Global equity returns were negative last week as inflation fears once again came to the fore, following the latest data release from the US. Core inflation (which excludes food and energy) rose 0.9% in June, which was approximately twice what was expected. This also translates into an annualised rate of 4.5%, which is the fastest rate in 30 years. Whilst used cars accounted for a large portion of the figure, there were increases across the board as the concept of inflation being ‘transitory’ continues to be questioned by some market participants.
Interestingly, 44% of small US businesses have also indicated that they are putting plans in place to raise prices – the highest reading in over 40 years. Fed Chair Powell soothed some market concerns as he appeared before Congress later in the week. It is also worth noting that Treasury Yields fell last week, which suggests the bond market may believe that price increases have peaked. However, inflation looks set to be the main topic of conversation for the rest of the year.
Elsewhere data was mixed, as manufacturing activity missed estimates whilst retail sales rose 0.6%, versus a consensus forecast of -0.4%. The Bank of Japan kept interest rate policy on hold, but in keeping with recent moves from policymakers globally, did release a statement on climate strategy which included a number of incentives to help shift towards a greener economy. Earnings were broadly positive last week, led by some of the big US financials. However, they weren’t necessarily rewarded in terms of price action as macro factors dominated the week’s market agenda.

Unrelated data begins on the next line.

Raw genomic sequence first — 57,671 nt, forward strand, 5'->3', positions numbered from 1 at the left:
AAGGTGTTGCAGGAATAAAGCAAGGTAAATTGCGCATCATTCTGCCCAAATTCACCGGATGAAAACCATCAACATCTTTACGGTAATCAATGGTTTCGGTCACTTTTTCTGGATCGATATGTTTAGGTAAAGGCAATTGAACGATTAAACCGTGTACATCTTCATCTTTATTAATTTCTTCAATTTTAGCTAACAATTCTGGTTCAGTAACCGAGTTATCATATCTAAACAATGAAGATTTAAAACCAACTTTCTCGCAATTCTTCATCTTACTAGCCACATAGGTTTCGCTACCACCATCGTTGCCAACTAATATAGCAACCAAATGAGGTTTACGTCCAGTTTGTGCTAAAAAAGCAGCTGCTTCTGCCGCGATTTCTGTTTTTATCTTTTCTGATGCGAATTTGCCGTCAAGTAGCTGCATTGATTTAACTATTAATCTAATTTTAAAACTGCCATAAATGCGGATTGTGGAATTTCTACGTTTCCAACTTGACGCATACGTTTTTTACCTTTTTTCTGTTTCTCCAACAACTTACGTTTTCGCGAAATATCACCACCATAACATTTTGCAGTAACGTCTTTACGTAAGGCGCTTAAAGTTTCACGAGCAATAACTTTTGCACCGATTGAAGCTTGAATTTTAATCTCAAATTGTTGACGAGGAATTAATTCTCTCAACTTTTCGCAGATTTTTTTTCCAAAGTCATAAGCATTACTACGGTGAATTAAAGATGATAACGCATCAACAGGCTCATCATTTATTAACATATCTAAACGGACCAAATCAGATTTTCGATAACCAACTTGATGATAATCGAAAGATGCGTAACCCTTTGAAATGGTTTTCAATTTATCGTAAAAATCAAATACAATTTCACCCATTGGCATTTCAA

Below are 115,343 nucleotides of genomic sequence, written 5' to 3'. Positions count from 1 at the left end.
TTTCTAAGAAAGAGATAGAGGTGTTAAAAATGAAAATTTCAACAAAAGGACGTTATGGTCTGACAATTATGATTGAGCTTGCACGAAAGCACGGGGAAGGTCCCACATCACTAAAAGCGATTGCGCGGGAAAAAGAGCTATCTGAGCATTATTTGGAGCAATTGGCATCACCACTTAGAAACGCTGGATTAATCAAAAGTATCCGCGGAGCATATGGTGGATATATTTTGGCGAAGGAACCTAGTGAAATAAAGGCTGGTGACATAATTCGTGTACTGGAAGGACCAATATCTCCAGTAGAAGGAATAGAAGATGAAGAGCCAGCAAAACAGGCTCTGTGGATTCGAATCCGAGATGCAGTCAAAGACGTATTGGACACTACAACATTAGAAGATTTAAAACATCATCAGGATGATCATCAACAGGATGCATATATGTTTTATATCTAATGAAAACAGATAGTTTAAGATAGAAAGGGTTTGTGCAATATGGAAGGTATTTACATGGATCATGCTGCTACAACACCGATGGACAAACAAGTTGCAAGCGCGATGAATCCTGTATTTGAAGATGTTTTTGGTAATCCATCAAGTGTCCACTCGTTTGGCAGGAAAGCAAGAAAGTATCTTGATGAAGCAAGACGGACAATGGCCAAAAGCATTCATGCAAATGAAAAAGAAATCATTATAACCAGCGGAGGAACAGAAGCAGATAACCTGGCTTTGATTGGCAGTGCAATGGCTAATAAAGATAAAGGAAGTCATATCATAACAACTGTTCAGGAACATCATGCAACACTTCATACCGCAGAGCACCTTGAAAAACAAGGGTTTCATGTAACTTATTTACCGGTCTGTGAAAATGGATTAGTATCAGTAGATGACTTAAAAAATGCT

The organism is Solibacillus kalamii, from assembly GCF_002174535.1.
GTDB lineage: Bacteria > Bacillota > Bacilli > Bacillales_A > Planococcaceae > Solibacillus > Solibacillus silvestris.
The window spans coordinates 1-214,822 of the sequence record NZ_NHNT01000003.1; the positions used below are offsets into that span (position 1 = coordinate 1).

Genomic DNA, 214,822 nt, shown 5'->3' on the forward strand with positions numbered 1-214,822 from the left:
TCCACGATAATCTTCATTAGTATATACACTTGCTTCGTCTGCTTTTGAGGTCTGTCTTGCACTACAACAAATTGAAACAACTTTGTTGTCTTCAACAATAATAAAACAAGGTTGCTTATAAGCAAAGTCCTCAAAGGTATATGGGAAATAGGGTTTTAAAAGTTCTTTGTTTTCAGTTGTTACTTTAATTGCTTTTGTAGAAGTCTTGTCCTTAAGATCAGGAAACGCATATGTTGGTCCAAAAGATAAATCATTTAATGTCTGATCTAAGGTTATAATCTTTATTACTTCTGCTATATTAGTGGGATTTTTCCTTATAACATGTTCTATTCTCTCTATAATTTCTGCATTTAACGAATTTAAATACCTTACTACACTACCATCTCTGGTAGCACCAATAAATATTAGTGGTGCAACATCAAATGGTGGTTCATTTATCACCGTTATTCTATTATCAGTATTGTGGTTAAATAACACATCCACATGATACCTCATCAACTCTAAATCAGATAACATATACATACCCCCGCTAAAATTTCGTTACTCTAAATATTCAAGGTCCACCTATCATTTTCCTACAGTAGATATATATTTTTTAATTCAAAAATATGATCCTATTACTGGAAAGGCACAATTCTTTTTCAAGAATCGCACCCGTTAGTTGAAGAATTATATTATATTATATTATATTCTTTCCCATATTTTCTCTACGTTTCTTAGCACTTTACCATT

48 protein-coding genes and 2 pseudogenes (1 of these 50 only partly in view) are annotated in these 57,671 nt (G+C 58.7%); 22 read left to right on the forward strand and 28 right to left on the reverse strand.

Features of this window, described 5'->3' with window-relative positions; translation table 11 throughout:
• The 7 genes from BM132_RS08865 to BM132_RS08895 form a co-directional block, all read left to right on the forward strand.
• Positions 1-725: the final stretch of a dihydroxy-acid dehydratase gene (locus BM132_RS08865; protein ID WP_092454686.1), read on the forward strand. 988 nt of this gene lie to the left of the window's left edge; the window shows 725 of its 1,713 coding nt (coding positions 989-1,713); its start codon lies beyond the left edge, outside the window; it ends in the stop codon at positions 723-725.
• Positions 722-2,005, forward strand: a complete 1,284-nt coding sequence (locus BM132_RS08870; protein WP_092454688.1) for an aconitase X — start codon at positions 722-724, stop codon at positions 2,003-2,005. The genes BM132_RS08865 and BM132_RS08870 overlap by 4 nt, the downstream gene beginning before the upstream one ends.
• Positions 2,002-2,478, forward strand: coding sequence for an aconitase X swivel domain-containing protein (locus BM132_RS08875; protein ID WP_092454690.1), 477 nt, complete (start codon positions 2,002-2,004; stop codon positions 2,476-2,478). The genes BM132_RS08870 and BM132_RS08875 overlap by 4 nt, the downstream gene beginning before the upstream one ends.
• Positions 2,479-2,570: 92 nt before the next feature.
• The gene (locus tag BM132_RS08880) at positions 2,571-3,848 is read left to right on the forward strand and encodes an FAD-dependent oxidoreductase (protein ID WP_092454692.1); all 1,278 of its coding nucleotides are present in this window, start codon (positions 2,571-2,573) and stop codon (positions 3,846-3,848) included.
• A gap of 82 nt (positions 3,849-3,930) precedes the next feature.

The UK remains on course to lift remaining COVID-19 restrictions today, amidst strong criticism from health officials as delta variant case numbers continue to rise. France, the Netherlands, and Germany have paused reopening for the time being as parts of the continent start to recover from strong flash flooding last week. Click Here